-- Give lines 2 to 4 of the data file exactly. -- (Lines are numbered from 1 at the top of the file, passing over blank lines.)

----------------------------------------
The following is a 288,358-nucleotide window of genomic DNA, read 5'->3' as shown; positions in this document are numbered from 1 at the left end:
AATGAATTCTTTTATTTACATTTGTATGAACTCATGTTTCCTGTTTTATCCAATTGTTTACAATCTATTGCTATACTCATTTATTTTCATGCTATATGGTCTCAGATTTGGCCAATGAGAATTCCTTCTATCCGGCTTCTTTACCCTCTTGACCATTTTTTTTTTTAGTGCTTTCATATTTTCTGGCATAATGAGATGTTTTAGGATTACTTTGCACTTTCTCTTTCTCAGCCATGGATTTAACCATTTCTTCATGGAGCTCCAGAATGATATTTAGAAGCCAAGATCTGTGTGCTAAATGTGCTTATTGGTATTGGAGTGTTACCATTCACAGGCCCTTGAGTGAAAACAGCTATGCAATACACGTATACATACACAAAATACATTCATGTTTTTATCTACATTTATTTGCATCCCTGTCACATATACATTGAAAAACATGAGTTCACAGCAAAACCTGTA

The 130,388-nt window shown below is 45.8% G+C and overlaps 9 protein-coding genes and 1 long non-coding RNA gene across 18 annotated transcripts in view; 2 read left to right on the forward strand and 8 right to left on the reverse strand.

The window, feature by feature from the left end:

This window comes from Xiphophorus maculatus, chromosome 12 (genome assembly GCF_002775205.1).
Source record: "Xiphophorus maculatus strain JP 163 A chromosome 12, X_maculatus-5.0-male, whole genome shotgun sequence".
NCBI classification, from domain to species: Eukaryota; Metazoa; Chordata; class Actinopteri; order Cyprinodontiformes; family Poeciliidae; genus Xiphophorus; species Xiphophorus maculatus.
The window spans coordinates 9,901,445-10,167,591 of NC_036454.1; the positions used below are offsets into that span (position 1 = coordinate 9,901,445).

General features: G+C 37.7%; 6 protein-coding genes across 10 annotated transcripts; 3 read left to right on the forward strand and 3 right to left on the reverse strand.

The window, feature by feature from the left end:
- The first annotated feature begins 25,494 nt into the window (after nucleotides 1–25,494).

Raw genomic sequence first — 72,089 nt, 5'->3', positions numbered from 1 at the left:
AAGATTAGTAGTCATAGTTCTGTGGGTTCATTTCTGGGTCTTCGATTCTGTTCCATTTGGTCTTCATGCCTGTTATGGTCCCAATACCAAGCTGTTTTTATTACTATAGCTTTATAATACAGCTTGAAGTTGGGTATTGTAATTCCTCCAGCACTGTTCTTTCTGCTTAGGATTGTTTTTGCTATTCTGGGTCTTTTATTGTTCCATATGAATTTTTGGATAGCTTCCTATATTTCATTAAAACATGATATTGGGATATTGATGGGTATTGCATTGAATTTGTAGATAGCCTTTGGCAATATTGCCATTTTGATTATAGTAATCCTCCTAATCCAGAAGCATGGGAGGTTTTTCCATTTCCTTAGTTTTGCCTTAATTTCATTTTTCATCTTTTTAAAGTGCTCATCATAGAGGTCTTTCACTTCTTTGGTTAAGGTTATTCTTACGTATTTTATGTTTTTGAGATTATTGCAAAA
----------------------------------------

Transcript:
AATGAATTCTTTTATTTACATTTGTATGAACTCATGTTTCCTGTTTTATCCAATTGTTTACAATCTATTGCTATACTCATTTATTTTCATGCTATATGGTCTCAGATTTGGCCAATGAGAATTCCTTCTATCCGGCTTCTTTACCCTCTTGACCATTTTTTTTTTTAGTGCTTTCATATTTTCTGGCATAATGAGATGTTTTAGGATTACTTTGCACTTTCTCTTTCTCAGCCATGGATTTAACCATTTCTTCATGGAGCTCCAGAATGATATTTAGAAGCCAAGATCTGTGTGCTAAATGTGCTTATTGGTATTGGAGTGTTACCATTCACAGGCCCTTGAGTGAAAACAGCTATGCAATACACGTATACATACACAAAATACATTCATGTTTTTATCTACATTTATTTGCATCCCTGTCACATATACATTGAAAAACATGAGTTCACAGCAAAACCTGTA

The 130,388-nt window shown below is 45.8% G+C and overlaps 9 protein-coding genes and 1 long non-coding RNA gene across 18 annotated transcripts in view; 2 read left to right on the forward strand and 8 right to left on the reverse strand.

The window, feature by feature from the left end: